GREENVILLE, N.C. (WNCT) – The North Carolina General Assembly could soon look at Medicaid expansion, but it’s not a new topic. In 2022, talks were on the table, but nothing was passed.

Some state lawmakers and leaders are hopeful 2023 will be the year it’s finally passed.

State officials say about 600,000 North Carolinians could benefit from better health coverage if it were to be passed.

“Ninety-three percent of people who would be impacted by this expansion, 63 percent of people are already working, a little over 23 percent are caring for someone who is disabled or they have some type of infirmary themselves and seven percent are students,” said Senator Jim Perry.

State officials said the money for Medicaid comes from the federal level.

“The way the federal government finances it is they pay for 90 percent of costs and the state has to come up with 10 percent of the costs,” said NCDHHS Secretary Kody Kinsley. “We’ve worked out a way that our health insurance companies and our hospitals would cover that 10 percent, so there would be no additional cost to the state taxpayer.”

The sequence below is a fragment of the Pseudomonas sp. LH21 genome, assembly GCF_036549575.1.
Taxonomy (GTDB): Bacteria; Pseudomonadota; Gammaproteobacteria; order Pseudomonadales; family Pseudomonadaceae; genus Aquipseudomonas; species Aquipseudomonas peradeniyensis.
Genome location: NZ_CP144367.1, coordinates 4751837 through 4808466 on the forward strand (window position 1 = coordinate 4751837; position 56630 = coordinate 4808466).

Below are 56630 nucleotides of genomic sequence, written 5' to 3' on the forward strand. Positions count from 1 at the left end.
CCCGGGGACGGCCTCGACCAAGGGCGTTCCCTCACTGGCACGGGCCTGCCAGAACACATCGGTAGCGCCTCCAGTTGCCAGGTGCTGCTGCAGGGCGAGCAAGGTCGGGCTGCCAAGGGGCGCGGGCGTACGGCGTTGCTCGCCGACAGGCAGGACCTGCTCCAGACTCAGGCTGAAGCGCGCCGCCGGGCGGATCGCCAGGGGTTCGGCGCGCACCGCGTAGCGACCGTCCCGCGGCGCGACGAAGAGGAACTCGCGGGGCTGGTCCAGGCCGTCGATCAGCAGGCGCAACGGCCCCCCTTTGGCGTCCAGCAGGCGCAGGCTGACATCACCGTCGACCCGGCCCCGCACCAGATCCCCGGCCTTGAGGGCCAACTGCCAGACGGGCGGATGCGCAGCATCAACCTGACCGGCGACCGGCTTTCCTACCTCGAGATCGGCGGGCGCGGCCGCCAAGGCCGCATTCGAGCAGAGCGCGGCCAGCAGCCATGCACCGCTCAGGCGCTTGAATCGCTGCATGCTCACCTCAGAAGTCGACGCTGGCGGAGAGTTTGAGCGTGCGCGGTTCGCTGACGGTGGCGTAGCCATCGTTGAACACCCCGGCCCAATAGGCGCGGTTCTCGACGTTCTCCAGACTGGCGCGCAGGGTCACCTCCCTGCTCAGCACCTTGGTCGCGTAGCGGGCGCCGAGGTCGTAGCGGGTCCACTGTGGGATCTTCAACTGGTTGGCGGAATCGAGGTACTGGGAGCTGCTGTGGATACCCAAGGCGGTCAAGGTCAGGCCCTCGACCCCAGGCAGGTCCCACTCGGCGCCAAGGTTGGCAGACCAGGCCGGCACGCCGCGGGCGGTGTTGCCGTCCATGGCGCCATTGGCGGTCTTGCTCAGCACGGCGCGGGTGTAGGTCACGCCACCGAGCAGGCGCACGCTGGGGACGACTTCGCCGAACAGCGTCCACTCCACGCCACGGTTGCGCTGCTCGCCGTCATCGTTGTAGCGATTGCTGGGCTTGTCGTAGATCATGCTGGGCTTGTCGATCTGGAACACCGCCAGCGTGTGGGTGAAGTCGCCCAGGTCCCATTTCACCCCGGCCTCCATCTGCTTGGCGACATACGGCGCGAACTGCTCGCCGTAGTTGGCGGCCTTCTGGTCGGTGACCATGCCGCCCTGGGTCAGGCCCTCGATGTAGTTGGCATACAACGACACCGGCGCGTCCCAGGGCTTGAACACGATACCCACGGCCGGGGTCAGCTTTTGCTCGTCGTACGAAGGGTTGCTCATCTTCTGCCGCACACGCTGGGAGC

“The state would actually be saving money because of a signing bonus from the administration,” Perry said. “Estimates would be that we gain about $1.3 billion.”

If passed, it could also save money for insured North Carolinians.

“In our state, because we haven’t expanded Medicaid, commercial insurance rates are about eight to 12 percent higher, according to other state’s data,” Perry said. “The average working class, mom and dad, they’re paying more for their insurance because of this.”

Officials said not only could the expansion save money, but importantly could also save lives.

“We want to make sure we are saving as many lives as we can,” said Rep. Gloristine Brown. “I think it’s very much needed especially in the rural areas because there are a lot of places that don’t have access period to health care.”

Kinsley said it’s especially important for rural communities.

“Between 30 and 40 percent more likely for people to be uninsured in a rural community than urban communities,” Kinsley said. “Rural communities are bearing the brunt of this, and I believe the General Assembly can save rural health in North Carolina by moving forward with expansion. I really do believe it’s a matter of when not if.”

Lawmakers said they’re not sure when the expansion could be passed because the discussion is ongoing.